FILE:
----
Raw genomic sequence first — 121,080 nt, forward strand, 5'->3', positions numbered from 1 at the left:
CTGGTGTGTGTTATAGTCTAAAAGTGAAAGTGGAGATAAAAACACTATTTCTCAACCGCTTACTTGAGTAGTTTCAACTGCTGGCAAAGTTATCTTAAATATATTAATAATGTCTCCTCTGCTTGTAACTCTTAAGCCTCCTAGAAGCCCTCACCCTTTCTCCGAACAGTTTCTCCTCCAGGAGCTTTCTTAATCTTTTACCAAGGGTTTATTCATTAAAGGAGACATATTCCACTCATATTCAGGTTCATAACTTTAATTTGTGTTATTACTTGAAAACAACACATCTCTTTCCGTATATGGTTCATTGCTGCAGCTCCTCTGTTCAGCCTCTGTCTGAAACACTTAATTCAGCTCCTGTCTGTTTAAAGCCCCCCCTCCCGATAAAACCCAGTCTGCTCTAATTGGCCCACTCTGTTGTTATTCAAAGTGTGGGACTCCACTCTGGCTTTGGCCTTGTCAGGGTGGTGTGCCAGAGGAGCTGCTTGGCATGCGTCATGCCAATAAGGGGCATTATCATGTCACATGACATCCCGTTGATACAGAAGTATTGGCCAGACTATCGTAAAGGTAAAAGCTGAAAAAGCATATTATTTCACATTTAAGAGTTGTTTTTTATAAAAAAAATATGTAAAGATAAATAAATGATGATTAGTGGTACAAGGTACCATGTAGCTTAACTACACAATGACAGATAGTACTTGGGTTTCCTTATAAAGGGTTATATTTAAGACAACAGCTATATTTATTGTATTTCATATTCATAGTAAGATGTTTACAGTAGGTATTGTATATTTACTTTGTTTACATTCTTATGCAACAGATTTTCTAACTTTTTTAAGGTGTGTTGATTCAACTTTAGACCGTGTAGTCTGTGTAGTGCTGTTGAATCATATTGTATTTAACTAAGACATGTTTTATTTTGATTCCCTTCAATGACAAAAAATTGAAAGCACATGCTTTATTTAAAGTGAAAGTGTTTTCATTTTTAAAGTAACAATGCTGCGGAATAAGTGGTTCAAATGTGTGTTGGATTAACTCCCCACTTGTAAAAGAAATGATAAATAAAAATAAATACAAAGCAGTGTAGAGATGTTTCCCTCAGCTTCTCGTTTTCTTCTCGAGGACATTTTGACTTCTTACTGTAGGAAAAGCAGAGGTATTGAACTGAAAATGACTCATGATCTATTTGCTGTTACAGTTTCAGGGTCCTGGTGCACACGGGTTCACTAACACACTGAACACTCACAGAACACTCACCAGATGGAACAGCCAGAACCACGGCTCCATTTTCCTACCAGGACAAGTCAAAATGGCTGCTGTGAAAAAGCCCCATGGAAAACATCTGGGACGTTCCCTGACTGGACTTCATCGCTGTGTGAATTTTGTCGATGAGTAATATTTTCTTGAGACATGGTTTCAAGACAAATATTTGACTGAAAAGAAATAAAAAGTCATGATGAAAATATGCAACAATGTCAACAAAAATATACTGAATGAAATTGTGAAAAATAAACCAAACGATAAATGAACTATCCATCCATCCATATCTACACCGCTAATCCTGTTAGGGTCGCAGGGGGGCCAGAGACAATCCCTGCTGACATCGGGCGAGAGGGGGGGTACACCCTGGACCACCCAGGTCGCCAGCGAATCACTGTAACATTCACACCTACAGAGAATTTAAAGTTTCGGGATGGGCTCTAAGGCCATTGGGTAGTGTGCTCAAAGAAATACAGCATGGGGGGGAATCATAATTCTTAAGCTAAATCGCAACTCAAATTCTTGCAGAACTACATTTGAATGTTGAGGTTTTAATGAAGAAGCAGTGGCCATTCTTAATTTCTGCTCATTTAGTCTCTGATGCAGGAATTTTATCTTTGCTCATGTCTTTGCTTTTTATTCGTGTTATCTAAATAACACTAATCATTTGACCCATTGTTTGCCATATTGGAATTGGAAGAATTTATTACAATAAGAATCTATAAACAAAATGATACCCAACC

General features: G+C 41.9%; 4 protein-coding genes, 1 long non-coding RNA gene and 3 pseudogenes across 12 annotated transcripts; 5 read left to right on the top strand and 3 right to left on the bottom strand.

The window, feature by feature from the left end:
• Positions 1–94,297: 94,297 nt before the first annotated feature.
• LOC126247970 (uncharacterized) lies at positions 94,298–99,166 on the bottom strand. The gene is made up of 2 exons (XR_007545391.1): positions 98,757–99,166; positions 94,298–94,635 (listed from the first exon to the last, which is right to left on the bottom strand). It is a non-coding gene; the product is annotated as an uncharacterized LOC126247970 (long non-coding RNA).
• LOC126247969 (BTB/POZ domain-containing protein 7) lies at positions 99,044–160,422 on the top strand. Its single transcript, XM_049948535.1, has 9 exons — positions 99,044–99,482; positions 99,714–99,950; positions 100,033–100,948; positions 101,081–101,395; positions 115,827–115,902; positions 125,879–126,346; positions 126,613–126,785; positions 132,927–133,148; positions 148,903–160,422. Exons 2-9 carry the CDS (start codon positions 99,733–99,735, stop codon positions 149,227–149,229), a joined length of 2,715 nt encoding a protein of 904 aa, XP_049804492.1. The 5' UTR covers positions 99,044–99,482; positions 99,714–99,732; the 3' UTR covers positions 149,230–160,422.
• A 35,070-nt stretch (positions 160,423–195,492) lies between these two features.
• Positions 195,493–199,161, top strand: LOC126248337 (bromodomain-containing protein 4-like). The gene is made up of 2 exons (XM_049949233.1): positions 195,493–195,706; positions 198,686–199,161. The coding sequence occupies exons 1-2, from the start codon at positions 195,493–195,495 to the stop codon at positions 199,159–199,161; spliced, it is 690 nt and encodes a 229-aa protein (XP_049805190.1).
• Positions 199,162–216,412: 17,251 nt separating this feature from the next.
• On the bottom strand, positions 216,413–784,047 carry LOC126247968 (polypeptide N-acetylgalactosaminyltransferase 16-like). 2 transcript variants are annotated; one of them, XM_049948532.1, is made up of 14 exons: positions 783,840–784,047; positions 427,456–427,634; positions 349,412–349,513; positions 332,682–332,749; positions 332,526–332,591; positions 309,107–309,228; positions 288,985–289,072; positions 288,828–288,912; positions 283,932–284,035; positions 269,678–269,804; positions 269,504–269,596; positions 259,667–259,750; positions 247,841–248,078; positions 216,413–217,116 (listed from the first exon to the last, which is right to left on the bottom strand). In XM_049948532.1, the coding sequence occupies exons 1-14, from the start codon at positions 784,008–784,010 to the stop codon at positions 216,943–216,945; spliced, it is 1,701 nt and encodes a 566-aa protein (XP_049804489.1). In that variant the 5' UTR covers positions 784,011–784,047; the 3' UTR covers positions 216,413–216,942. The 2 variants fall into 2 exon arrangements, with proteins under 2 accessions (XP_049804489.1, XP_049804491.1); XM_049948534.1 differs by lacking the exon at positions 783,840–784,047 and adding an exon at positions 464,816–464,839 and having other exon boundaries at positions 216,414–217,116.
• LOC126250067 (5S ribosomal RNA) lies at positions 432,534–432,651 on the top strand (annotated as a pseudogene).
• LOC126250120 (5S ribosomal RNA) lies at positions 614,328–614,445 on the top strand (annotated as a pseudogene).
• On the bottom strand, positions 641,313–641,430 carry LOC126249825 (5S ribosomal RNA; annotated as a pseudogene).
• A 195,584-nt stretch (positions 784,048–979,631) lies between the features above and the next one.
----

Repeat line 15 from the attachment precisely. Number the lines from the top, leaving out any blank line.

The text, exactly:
• A 195,584-nt stretch (positions 784,048–979,631) lies between the features above and the next one.